At the Council, we believe that FATF is a global regulatory body that too many foundations do not understand, especially as it relates to their cross-border giving and advocacy for improved enabling environments for grantees around the world. We are, therefore, excited to share a recent webinar from the Global NPO Coalition on FATF which provides a good overview for foundations about what FATF is and what the new standard (Recommendation 8) may mean for nonprofit organizations (including foundations) in the U.S. and around the world.
Laws designed to prevent and combat terrorism have complicated the ability of foundations to fund across international borders. Regulations introduced in the beginning of the 21st century, including the USA PATRIOT Act, are designed to prohibit funding of terrorist organizations or their supporters. For U.S. foundations and others making grants overseas, compliance with these regulations is a necessity. However, their restrictions can be onerous, complicated, and even prohibitive to valuable international philanthropic work.
These resources will help U.S. foundations and grantmakers understand and comply with U.S. anti-terrorism laws and regulations.
In-Depth knowledge on Anti-Terrorism Compliance
Frequently asked questions about legal basics and anti-terrorism.
After September 11, 2001, many grantmakers and other charitable organizations that were not previously familiar with the U.S. Treasury Department’s Office of Foreign Assets Control (OFAC), learned of its existence. As one of the key U.S. government agencies seeking to shut down terrorism funding around the world, OFAC has focused attention on charities as one mechanism for providing financial support to terrorists. As a result, grantmakers and others have dedicated more time and effort to OFAC compliance.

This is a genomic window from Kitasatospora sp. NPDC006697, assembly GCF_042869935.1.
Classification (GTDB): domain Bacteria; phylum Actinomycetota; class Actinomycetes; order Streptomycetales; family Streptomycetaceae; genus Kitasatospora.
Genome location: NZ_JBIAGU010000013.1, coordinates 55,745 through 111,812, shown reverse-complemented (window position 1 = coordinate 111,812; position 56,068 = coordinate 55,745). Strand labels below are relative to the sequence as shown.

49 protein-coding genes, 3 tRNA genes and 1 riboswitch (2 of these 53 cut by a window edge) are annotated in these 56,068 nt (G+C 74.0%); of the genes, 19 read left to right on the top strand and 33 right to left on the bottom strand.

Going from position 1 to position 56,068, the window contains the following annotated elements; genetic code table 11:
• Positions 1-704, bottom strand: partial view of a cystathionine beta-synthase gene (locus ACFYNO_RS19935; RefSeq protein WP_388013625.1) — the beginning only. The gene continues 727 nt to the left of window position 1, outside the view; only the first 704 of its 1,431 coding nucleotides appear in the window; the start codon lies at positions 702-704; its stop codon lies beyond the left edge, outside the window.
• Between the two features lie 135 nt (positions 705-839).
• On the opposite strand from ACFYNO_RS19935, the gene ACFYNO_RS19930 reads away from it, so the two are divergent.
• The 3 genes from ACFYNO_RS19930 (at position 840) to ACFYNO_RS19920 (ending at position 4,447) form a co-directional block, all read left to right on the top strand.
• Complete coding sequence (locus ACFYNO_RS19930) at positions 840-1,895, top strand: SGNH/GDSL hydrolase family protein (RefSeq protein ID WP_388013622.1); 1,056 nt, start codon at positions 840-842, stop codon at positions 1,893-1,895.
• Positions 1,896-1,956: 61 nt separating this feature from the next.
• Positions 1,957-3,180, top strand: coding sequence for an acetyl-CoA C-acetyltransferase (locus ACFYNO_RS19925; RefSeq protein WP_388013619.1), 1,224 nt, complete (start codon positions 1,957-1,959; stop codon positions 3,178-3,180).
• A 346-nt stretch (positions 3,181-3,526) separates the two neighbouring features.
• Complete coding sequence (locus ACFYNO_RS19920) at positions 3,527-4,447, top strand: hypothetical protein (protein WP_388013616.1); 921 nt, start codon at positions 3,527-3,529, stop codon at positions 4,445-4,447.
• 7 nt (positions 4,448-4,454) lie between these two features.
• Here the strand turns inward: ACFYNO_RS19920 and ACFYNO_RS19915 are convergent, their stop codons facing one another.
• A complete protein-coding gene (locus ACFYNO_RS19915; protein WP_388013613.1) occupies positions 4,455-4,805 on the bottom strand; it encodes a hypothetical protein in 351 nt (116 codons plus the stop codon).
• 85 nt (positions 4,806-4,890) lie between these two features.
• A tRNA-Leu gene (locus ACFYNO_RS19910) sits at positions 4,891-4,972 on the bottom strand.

Arguments for requiring grantees to certify that they do not and will not knowingly provide material support to any individual or entity furthering terrorist activities and examples of certification language.
Legal issues arise when a private foundation makes a grant to an Initial Grantee that is not a 501(c)(3) organization or that re-grants the Foundation's funds to a Secondary Grantee that is not a 501(c)(3) organization. Most of those issues center around IRS expenditure responsibility rules: specifically, which organization—the private foundation or the Initial Grantee—is responsible for adhering to those rules, if any.
This article provides a general overview of how the U.S. Treasury Department's Office of Foreign Assets Control sanctions programs affect international humanitarian activity.
A plain-language guide to Executive Order 13224, the Patriot Act, embargoes and sanctions, IRS rules, Treasury Department voluntary guidelines, and USAID requirements.
In the wake of the September 11, 2001, terrorist attacks, grantmakers are now being asked for a substantially higher level of due diligence regarding grantees than ever before. The good news is that providers of computer-based products and services are being responsive and beginning to offer grantmakers some practical and cost-effective solutions.